Saturday, November 10, 2007



Again, I braved the perils of air travel to meet my life-long goal of a trip to Skokie, Illinois.

So, I woke up at 5am, crawled into my car, and drove as fast as possible to the airport to catch a 7:15am flight.

I used the e-ticket machine to print boarding passes for that flight and the return, but grumbled about the lateness of the return trip the whole time.

After a day of adventure in Skokie, I returned to the airport and (boarding pass in hand) got in line to hopefully swap it for one on an earlier flight.

When the person in the line in front of me finished checking his bags, I walked up to take his place at the counter.

"Were you in line?" the lady asked.

"Yes," I smiled my most charming smile, "I just need . . . "

"Please return to the line and wait to be called."

I did so. When I turned around, she waved me over and we both pretended that that had never happened.

But I knew that my chances of scoring an earlier flight hinged almost entirely on whether this woman liked me or not. So I started off with,"As much as I've enjoyed my time in Chicago, is there any way I could get an earlier flight home?"

"Tired of us already?" I think she was smiling. Could have been a grimace, though.

"Oh, no. I fully intend to purchase a hot dog on my way out and that should just about conclude my business. If I could get on the 5:39pm flight I might be home in time to put my daughter to bed."

"No baggage?" she was no longer looking at me but typing furiously on the hidden screen. I pressed my luck.

"Physical? No. Emotional? Don't get me started!"

No. Reaction. At. All.

"Are you a (insert whatever United calls their frequent flyer program) member?"

I wondered how much it mattered as I replied that I was not.

"Mr. Pass, did you have any issue with security on your trip this morning?"

I recalled the standard shoes-off-everything-metal-in-a-tub routine. "Not especially, no."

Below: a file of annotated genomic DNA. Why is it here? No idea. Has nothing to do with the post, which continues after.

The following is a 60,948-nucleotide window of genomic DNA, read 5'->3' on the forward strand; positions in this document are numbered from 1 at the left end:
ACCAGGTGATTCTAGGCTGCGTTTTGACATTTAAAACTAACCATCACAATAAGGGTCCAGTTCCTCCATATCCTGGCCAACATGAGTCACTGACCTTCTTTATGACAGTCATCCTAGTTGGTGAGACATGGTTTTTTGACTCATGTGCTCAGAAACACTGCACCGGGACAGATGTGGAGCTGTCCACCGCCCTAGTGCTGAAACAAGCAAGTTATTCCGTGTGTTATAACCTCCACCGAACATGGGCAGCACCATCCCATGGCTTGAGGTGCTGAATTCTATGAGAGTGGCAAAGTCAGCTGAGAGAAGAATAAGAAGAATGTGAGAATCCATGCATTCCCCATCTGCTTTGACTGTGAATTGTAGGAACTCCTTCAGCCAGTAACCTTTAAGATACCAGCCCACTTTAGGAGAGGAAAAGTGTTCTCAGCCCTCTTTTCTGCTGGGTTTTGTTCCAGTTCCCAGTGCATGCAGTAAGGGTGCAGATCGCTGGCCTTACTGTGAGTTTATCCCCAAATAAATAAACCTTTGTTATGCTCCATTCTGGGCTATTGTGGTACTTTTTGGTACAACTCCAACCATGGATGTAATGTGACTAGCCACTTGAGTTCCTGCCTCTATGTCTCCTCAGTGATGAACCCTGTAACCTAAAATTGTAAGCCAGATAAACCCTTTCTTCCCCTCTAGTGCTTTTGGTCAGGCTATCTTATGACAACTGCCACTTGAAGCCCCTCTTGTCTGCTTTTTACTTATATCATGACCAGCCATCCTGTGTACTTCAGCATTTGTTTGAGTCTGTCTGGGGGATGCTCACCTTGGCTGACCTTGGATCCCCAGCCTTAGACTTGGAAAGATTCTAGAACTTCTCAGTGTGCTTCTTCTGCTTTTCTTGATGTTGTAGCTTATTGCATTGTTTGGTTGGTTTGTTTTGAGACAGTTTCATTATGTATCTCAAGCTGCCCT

"Enjoy your trip through this time," I promise -- She smirked,"I've got you on stand-by for the 5:39pm. If you miss it, come back and we will get you on the 8pm."

And all was well. I stood in the insanely long line. I muttered under my breath with everyone else. I tapped my foot. I checked the time over and over and over.

When I handed my boarding pass and driver's license to the TSA guy at the final pre-metal detector checkpoint, he peered at me an unusually long time, then waved over a woman with a gun.

"Mr. Pass, please proceed to the scanning station. You've been selected for special screening," and he looked almost apologetic.

"Why do I get the feeling that isn't a free movie?"

"Your boarding pass is flagged -- See right here -- SSSS" he pointed, and it was,"That means you are flagged for an extra few checks."

Friends, before Friday night I couldn't tell you the last time I'd been groped in public by two federal employees wearing blue rubber gloves. And I was really happy about that fact. I felt a little weird afterwards, like we should have exchanged phone numbers or something. What, exactly, is the etiquette when someone who is not allowed to accept my health insurance card gropes me?

There are workplaces where jokes are actually forbidden. As much as that system sucks, I no longer recommend trying to insert levity into those workplaces. They hate that. Apparently, they hate that a lot.

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